-identifies the kind of message that is being sent. Finally, the arguments,
-``@"constant string"`` are used by the implementation of the method upon
-receipt of the message. The syntax of Objective-C message dispatch is
-deceptively similar to keyword arguments in Python, but they are actually
-quite different. Objective-C messages cannot have default arguments, and all
-arguments are passed in a specific order. The components of a selector may not
-be reordered. Syntactically, one argument must be interleaved at every colon
-in the selector. For the message:
-
-.. sourcecode:: objective-c
-
-    [anArray indexOfObject:someObject inRange:someRange]
-
-the target is ``anArray``, the selector is``indexOfObject:inRange:`` (note the colons), and the arguments are ``someObject`` and ``someRange``.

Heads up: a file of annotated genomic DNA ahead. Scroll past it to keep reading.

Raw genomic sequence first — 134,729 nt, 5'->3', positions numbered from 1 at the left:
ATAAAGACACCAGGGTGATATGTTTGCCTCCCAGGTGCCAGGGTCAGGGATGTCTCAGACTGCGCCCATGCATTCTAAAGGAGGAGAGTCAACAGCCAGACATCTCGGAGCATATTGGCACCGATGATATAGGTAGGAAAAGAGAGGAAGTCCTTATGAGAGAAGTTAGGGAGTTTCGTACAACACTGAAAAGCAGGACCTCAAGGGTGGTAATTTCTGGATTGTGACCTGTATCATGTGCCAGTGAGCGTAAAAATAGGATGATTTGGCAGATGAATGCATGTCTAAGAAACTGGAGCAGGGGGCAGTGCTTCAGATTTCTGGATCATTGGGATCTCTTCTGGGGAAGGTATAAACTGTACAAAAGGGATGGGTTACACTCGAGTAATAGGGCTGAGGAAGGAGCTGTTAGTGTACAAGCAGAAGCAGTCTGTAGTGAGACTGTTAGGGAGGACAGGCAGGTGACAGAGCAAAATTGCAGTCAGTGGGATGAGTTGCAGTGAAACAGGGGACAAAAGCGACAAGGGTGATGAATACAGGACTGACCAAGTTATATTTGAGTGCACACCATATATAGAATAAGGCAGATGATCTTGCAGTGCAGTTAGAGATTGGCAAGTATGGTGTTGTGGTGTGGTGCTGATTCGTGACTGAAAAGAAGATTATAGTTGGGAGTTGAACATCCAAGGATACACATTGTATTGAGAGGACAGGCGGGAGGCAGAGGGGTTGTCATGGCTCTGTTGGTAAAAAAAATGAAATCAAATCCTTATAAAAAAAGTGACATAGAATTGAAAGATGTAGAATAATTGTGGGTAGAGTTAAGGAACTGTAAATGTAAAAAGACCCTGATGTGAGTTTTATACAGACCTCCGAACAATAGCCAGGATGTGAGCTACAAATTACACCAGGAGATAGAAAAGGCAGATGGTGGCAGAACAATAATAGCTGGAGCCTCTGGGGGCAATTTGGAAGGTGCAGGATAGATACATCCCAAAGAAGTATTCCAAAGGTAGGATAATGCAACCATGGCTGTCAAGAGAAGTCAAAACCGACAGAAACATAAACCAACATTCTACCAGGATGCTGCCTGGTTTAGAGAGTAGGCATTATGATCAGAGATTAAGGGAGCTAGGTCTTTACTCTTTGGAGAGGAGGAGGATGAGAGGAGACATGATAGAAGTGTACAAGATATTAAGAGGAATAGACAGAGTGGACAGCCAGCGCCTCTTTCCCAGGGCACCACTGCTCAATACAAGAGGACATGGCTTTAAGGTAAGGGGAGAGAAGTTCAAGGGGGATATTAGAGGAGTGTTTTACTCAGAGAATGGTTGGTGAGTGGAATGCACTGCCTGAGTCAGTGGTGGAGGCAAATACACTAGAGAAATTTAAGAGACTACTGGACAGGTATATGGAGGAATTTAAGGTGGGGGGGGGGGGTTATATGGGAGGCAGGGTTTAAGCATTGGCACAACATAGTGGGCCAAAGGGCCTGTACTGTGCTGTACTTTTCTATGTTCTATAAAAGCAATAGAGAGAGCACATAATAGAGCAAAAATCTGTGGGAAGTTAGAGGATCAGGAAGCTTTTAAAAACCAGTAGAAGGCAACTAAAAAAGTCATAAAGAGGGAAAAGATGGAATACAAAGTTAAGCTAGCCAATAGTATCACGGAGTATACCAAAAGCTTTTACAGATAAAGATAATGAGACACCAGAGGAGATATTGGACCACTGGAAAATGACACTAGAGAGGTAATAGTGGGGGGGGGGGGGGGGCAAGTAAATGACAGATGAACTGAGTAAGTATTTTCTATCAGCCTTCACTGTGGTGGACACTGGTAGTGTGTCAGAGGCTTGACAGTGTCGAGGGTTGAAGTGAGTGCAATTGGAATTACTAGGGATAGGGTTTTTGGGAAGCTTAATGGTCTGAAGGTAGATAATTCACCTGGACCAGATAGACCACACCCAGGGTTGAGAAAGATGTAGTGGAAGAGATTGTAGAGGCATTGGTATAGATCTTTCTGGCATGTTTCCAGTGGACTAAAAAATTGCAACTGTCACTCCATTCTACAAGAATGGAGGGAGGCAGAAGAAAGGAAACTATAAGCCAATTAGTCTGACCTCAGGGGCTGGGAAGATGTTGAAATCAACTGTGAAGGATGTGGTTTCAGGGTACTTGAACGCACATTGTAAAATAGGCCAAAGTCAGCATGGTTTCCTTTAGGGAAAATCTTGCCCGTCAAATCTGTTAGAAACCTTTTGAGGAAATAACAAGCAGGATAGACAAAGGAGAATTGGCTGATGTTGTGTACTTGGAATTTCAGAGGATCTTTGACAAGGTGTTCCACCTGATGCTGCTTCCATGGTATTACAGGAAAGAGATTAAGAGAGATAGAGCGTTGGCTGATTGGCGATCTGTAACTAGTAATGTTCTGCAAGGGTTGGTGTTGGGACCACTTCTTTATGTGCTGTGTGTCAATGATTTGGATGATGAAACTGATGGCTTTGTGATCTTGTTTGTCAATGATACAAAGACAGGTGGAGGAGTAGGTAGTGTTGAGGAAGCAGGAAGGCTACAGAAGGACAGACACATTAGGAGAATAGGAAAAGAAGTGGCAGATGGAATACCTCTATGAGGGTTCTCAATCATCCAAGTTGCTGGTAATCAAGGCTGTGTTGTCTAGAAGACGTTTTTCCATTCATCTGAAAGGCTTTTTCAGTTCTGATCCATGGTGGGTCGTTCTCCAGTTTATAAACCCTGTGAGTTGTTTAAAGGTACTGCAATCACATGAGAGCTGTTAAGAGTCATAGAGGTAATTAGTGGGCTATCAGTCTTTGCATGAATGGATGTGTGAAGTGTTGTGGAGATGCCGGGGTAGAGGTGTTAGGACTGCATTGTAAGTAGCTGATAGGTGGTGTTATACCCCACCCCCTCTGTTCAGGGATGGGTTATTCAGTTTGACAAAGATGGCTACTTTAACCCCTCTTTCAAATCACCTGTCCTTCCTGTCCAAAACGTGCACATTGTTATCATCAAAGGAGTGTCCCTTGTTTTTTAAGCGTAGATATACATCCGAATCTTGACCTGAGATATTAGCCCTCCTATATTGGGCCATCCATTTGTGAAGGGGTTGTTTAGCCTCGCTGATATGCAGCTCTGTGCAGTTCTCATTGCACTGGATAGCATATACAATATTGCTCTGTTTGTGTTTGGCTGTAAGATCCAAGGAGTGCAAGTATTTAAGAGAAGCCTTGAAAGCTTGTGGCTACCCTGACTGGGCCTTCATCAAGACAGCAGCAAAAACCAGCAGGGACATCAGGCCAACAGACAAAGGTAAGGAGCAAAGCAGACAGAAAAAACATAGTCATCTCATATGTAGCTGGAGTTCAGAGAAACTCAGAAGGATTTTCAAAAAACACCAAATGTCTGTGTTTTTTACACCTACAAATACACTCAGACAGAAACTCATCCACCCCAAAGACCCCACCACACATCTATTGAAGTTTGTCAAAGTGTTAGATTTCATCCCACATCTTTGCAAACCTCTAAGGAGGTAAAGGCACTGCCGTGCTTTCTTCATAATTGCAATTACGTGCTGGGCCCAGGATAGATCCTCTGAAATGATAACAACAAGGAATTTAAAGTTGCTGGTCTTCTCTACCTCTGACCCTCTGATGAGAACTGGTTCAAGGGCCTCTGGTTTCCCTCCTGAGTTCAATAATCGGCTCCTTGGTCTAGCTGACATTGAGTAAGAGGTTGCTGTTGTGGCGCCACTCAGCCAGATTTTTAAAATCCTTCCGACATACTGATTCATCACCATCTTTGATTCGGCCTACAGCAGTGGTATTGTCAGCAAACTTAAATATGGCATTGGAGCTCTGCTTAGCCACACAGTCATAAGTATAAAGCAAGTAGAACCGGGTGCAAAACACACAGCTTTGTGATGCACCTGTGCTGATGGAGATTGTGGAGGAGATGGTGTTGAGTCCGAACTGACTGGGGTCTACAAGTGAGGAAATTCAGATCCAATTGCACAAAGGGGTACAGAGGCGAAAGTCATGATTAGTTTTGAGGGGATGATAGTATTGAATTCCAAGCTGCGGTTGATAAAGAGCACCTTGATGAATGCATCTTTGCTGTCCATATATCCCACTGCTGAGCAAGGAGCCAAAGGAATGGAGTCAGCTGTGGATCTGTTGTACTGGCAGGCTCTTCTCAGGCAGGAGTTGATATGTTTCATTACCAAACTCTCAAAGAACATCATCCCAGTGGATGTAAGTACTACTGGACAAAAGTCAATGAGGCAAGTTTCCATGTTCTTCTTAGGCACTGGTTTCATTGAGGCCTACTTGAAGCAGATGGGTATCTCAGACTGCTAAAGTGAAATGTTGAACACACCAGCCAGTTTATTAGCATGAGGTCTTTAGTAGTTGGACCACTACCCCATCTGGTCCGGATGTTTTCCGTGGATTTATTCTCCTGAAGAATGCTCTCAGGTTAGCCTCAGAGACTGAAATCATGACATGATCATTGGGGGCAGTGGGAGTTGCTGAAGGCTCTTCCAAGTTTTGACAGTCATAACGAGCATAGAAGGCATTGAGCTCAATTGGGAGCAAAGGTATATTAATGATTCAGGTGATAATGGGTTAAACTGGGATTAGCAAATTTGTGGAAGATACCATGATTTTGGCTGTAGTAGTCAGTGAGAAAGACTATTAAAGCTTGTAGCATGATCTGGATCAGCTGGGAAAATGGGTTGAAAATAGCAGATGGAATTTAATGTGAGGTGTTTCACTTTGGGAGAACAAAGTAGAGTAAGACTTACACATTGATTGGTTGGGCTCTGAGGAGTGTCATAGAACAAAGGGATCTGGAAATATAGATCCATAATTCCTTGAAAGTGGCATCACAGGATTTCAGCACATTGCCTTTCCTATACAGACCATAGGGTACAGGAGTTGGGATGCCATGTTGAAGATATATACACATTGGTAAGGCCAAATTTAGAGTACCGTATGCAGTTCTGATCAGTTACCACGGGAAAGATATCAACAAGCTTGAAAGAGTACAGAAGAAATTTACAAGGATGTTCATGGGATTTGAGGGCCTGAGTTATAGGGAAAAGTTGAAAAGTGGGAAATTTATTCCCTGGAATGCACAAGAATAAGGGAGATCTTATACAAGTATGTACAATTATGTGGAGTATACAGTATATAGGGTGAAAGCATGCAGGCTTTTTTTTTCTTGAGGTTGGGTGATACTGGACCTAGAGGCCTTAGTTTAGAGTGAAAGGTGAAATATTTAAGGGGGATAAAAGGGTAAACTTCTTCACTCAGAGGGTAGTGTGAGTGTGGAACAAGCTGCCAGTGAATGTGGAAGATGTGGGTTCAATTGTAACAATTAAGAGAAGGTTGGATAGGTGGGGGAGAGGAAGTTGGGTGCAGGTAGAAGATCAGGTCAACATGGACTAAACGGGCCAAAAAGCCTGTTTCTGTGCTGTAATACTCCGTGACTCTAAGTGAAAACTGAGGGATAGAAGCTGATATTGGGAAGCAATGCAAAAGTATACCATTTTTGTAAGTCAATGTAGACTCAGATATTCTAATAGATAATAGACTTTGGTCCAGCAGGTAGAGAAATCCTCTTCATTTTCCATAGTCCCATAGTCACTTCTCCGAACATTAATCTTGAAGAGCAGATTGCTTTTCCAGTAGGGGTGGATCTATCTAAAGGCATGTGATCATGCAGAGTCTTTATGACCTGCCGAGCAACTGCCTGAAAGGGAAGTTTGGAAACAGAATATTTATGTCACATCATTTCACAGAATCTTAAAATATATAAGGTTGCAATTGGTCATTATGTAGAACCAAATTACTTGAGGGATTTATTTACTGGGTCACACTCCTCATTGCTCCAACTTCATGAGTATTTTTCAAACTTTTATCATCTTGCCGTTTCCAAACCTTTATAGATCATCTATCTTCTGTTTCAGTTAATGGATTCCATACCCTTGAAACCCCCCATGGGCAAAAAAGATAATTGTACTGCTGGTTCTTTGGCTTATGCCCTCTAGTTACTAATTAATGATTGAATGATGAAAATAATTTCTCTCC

-
-In order to have a lossless and unambiguous translation between Objective-C
-messages and Python methods, the Python method name equivalent is simply
-the selector with colons replaced by underscores.  Since each colon in an
-Objective-C selector is a placeholder for an argument, the number of
-underscores in the PyObjC-ified method name is the number of arguments
-that should be given.
-
-The PyObjC translation of the above selector is (note the underscores)::
-
-    indexOfObject_inRange_
-
-The whole message dispatch, translated to PyObjC, looks like this::
-
-    anArray.indexOfObject_inRange_(someObject, someRange)
-
-.. note:: Objective-C messages that take one argument will translate into a Python method with a trailing underscore.
-
-It may take a little while to get used to, but PyObjC does not ever
-rename selectors.  The trailing underscore will seem strange at first,
-especially for cases like this::
-
-    # note the trailing underscore
-    someObject.setValue_(aValue)
-
-There are a few additional rules regarding message dispatch, see the 
-`Overview of the bridge`_ for the complete rundown.
-
-Two-phase instantiation
------------------------
-
-In Python, objects are usually instantiated by 'calling' the Class::